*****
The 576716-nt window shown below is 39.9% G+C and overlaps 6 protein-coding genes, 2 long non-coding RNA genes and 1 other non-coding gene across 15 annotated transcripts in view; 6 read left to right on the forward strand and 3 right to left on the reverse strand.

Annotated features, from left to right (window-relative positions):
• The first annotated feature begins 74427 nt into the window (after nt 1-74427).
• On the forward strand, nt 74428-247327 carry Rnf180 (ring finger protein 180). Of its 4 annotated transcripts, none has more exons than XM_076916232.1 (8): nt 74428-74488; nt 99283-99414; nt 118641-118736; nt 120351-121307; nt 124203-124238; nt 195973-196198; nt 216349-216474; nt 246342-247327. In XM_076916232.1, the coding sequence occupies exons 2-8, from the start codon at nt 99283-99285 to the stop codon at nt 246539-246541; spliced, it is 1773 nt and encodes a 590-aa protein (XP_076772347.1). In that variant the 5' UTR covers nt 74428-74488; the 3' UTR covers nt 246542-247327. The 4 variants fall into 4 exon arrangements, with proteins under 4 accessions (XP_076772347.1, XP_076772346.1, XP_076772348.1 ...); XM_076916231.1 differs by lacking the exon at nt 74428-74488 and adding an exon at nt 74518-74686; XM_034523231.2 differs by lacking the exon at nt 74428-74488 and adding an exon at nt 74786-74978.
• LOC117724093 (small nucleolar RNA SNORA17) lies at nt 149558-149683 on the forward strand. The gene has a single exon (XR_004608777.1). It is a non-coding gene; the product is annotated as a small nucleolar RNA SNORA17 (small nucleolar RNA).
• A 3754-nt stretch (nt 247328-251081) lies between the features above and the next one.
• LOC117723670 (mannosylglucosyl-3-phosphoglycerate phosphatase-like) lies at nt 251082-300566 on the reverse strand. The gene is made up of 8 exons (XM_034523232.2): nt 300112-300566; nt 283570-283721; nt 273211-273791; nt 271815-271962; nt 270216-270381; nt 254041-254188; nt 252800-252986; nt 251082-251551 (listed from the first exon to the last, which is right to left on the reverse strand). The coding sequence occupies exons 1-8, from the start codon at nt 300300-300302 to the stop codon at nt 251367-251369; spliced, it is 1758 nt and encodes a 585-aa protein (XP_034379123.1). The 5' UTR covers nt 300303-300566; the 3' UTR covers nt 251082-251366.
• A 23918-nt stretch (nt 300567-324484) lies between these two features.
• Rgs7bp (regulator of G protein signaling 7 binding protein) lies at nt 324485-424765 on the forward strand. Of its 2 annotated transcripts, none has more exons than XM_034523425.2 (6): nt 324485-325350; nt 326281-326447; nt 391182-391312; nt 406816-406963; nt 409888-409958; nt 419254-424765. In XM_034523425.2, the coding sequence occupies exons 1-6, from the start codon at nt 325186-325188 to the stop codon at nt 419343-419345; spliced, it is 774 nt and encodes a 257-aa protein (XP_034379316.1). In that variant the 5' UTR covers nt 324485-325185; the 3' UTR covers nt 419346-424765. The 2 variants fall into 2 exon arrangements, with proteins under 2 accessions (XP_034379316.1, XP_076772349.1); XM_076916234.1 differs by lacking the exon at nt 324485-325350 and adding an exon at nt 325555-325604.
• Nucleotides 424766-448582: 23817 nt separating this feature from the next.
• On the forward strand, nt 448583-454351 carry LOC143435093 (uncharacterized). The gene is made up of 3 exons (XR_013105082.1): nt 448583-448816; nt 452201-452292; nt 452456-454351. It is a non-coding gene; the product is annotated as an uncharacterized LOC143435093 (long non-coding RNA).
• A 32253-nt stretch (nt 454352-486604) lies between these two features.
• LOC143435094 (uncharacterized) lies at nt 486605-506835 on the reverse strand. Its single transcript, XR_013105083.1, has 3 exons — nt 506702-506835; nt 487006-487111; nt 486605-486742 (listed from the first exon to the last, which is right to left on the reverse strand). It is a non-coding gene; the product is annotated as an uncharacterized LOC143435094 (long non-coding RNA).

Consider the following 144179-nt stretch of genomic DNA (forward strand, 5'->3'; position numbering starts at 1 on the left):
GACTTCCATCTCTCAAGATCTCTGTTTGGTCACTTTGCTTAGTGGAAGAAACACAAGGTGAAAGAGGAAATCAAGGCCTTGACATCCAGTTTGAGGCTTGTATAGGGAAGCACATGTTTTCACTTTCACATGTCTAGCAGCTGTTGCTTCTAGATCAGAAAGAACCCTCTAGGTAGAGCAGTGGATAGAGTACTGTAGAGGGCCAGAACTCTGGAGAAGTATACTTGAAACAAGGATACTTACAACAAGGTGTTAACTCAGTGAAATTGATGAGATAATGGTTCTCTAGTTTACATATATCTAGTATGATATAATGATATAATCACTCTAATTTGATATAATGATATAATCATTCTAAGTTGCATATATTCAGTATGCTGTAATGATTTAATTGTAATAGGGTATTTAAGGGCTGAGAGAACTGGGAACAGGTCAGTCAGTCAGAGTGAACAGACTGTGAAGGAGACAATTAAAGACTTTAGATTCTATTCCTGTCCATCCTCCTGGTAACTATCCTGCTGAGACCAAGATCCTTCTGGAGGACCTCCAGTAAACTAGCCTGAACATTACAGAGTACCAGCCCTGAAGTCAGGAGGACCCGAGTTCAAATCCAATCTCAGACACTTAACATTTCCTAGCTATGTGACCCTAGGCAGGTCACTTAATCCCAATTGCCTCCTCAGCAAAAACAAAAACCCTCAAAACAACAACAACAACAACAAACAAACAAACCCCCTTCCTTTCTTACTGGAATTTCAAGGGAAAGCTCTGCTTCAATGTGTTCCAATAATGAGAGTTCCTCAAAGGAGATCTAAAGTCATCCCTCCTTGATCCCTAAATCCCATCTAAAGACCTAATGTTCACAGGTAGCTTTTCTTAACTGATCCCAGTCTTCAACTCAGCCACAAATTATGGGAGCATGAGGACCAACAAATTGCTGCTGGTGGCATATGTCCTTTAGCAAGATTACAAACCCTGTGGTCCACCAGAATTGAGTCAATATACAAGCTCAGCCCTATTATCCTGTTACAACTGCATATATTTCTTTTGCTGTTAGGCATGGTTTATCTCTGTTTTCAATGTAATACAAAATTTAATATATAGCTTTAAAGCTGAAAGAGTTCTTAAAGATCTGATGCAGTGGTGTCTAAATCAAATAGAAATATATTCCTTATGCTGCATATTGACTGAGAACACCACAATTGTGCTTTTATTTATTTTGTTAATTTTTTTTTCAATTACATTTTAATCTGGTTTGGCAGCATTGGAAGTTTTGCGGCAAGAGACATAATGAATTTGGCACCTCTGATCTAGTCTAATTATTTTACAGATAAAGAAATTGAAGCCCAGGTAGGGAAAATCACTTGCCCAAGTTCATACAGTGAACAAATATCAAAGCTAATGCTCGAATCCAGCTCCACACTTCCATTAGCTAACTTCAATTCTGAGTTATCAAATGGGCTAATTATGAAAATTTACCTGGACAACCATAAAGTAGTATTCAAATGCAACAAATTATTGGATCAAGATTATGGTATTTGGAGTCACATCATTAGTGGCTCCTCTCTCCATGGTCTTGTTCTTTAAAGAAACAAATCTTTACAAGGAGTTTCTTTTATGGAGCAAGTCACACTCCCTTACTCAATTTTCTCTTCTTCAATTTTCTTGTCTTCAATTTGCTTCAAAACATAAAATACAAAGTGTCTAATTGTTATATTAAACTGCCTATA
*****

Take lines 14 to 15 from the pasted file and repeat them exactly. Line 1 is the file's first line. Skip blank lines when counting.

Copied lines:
Consider the following 144179-nt stretch of genomic DNA (forward strand, 5'->3'; position numbering starts at 1 on the left):
GACTTCCATCTCTCAAGATCTCTGTTTGGTCACTTTGCTTAGTGGAAGAAACACAAGGTGAAAGAGGAAATCAAGGCCTTGACATCCAGTTTGAGGCTTGTATAGGGAAGCACATGTTTTCACTTTCACATGTCTAGCAGCTGTTGCTTCTAGATCAGAAAGAACCCTCTAGGTAGAGCAGTGGATAGAGTACTGTAGAGGGCCAGAACTCTGGAGAAGTATACTTGAAACAAGGATACTTACAACAAGGTGTTAACTCAGTGAAATTGATGAGATAATGGTTCTCTAGTTTACATATATCTAGTATGATATAATGATATAATCACTCTAATTTGATATAATGATATAATCATTCTAAGTTGCATATATTCAGTATGCTGTAATGATTTAATTGTAATAGGGTATTTAAGGGCTGAGAGAACTGGGAACAGGTCAGTCAGTCAGAGTGAACAGACTGTGAAGGAGACAATTAAAGACTTTAGATTCTATTCCTGTCCATCCTCCTGGTAACTATCCTGCTGAGACCAAGATCCTTCTGGAGGACCTCCAGTAAACTAGCCTGAACATTACAGAGTACCAGCCCTGAAGTCAGGAGGACCCGAGTTCAAATCCAATCTCAGACACTTAACATTTCCTAGCTATGTGACCCTAGGCAGGTCACTTAATCCCAATTGCCTCCTCAGCAAAAACAAAAACCCTCAAAACAACAACAACAACAACAAACAAACAAACCCCCTTCCTTTCTTACTGGAATTTCAAGGGAAAGCTCTGCTTCAATGTGTTCCAATAATGAGAGTTCCTCAAAGGAGATCTAAAGTCATCCCTCCTTGATCCCTAAATCCCATCTAAAGACCTAATGTTCACAGGTAGCTTTTCTTAACTGATCCCAGTCTTCAACTCAGCCACAAATTATGGGAGCATGAGGACCAACAAATTGCTGCTGGTGGCATATGTCCTTTAGCAAGATTACAAACCCTGTGGTCCACCAGAATTGAGTCAATATACAAGCTCAGCCCTATTATCCTGTTACAACTGCATATATTTCTTTTGCTGTTAGGCATGGTTTATCTCTGTTTTCAATGTAATACAAAATTTAATATATAGCTTTAAAGCTGAAAGAGTTCTTAAAGATCTGATGCAGTGGTGTCTAAATCAAATAGAAATATATTCCTTATGCTGCATATTGACTGAGAACACCACAATTGTGCTTTTATTTATTTTGTTAATTTTTTTTTCAATTACATTTTAATCTGGTTTGGCAGCATTGGAAGTTTTGCGGCAAGAGACATAATGAATTTGGCACCTCTGATCTAGTCTAATTATTTTACAGATAAAGAAATTGAAGCCCAGGTAGGGAAAATCACTTGCCCAAGTTCATACAGTGAACAAATATCAAAGCTAATGCTCGAATCCAGCTCCACACTTCCATTAGCTAACTTCAATTCTGAGTTATCAAATGGGCTAATTATGAAAATTTACCTGGACAACCATAAAGTAGTATTCAAATGCAACAAATTATTGGATCAAGATTATGGTATTTGGAGTCACATCATTAGTGGCTCCTCTCTCCATGGTCTTGTTCTTTAAAGAAACAAATCTTTACAAGGAGTTTCTTTTATGGAGCAAGTCACACTCCCTTACTCAATTTTCTCTTCTTCAATTTTCTTGTCTTCAATTTGCTTCAAAACATAAAATACAAAGTGTCTAATTGTTATATTAAACTGCCTATA